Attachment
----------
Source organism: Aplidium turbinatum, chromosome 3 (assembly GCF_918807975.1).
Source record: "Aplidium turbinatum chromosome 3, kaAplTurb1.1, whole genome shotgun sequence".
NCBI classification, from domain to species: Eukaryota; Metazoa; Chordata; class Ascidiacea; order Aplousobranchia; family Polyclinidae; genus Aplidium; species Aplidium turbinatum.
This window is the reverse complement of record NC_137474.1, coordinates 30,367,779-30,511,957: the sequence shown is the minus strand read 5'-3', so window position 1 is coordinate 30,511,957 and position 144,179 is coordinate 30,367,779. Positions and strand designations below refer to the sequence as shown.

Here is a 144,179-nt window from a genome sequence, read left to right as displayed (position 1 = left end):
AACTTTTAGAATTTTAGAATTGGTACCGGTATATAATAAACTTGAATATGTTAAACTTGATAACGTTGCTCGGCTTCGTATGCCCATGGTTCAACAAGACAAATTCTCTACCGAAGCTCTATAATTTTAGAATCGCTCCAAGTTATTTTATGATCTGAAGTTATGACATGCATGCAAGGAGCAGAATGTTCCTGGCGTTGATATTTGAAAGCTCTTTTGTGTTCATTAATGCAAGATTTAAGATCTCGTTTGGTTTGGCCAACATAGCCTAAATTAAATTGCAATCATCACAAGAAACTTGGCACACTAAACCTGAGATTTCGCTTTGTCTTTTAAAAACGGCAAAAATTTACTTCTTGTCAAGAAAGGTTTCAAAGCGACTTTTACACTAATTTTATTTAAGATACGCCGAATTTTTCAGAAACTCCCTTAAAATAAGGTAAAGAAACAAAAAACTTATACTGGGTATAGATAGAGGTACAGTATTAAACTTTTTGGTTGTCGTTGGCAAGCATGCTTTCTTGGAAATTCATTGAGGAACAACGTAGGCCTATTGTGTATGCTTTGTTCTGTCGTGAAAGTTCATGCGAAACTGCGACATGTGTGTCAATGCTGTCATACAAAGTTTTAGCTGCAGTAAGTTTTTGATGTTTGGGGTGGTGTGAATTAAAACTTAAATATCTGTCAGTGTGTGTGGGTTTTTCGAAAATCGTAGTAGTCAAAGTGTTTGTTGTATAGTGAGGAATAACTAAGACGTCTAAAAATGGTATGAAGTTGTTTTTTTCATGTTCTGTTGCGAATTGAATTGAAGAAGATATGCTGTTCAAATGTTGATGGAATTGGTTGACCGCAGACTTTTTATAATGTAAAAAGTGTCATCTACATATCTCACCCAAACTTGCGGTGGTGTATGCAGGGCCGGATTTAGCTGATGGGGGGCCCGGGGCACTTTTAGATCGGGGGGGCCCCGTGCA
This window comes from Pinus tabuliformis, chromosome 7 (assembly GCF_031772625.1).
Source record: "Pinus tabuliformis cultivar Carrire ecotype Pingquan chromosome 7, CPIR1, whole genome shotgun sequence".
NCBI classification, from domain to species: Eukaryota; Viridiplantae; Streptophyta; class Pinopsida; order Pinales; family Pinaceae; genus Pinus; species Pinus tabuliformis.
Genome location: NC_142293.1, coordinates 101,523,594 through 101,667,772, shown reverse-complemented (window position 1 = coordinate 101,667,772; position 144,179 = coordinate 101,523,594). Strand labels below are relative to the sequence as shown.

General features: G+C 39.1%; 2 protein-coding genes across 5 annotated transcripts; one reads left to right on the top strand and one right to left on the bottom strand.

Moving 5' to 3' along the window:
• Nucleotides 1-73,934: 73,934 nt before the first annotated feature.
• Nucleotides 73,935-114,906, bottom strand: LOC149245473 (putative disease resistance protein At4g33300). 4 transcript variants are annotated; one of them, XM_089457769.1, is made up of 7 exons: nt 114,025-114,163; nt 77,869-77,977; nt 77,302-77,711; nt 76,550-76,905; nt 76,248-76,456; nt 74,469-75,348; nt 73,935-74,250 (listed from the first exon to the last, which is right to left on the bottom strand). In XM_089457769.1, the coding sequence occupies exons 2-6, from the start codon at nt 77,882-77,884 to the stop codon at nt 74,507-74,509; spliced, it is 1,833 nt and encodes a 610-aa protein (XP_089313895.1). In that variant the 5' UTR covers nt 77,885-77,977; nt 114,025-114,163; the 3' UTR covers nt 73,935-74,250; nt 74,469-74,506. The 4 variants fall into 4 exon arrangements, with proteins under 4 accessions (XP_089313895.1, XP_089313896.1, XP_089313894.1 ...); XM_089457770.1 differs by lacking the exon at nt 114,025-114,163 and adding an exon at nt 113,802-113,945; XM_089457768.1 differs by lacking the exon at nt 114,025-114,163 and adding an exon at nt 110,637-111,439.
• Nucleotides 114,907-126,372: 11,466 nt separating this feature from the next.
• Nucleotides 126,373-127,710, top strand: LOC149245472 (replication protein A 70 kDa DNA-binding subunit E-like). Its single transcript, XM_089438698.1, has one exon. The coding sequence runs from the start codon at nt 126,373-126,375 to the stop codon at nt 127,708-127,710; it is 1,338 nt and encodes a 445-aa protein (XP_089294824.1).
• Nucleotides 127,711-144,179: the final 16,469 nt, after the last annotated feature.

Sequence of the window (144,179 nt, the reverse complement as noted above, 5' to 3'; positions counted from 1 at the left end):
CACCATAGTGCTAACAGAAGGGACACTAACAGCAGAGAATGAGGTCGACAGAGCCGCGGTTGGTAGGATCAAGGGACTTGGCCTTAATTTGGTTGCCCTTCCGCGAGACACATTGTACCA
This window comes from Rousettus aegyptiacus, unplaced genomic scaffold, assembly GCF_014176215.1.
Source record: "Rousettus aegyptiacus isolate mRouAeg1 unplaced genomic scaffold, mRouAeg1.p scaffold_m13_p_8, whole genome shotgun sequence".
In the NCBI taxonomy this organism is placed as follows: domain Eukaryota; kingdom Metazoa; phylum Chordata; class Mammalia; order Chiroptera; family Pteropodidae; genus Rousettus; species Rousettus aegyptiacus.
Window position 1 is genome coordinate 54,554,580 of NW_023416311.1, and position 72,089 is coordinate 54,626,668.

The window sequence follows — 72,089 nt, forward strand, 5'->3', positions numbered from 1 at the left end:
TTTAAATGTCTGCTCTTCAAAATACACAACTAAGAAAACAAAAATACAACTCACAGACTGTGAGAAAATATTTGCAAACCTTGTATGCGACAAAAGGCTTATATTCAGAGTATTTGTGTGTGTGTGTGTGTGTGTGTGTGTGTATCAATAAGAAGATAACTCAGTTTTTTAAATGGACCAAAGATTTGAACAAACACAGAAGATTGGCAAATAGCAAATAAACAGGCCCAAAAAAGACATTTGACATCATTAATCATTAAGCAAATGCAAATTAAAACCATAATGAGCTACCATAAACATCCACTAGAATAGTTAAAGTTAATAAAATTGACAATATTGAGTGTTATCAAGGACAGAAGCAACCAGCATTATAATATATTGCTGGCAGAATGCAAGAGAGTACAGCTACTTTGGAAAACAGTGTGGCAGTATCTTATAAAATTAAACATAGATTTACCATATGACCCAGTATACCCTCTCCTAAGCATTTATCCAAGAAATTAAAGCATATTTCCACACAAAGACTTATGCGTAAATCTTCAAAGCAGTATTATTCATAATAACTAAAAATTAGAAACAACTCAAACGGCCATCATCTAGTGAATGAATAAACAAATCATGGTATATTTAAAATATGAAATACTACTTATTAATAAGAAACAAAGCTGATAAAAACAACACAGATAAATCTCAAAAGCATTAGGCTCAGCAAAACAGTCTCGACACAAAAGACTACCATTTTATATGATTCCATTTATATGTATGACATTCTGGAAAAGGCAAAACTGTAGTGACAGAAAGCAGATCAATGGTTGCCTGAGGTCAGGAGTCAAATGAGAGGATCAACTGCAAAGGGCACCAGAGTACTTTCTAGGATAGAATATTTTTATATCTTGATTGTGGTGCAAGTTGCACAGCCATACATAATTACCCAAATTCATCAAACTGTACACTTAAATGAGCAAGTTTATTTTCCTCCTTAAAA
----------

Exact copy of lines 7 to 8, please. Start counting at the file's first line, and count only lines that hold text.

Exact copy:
This window comes from Pinus tabuliformis, chromosome 7 (assembly GCF_031772625.1).
Source record: "Pinus tabuliformis cultivar Carrire ecotype Pingquan chromosome 7, CPIR1, whole genome shotgun sequence".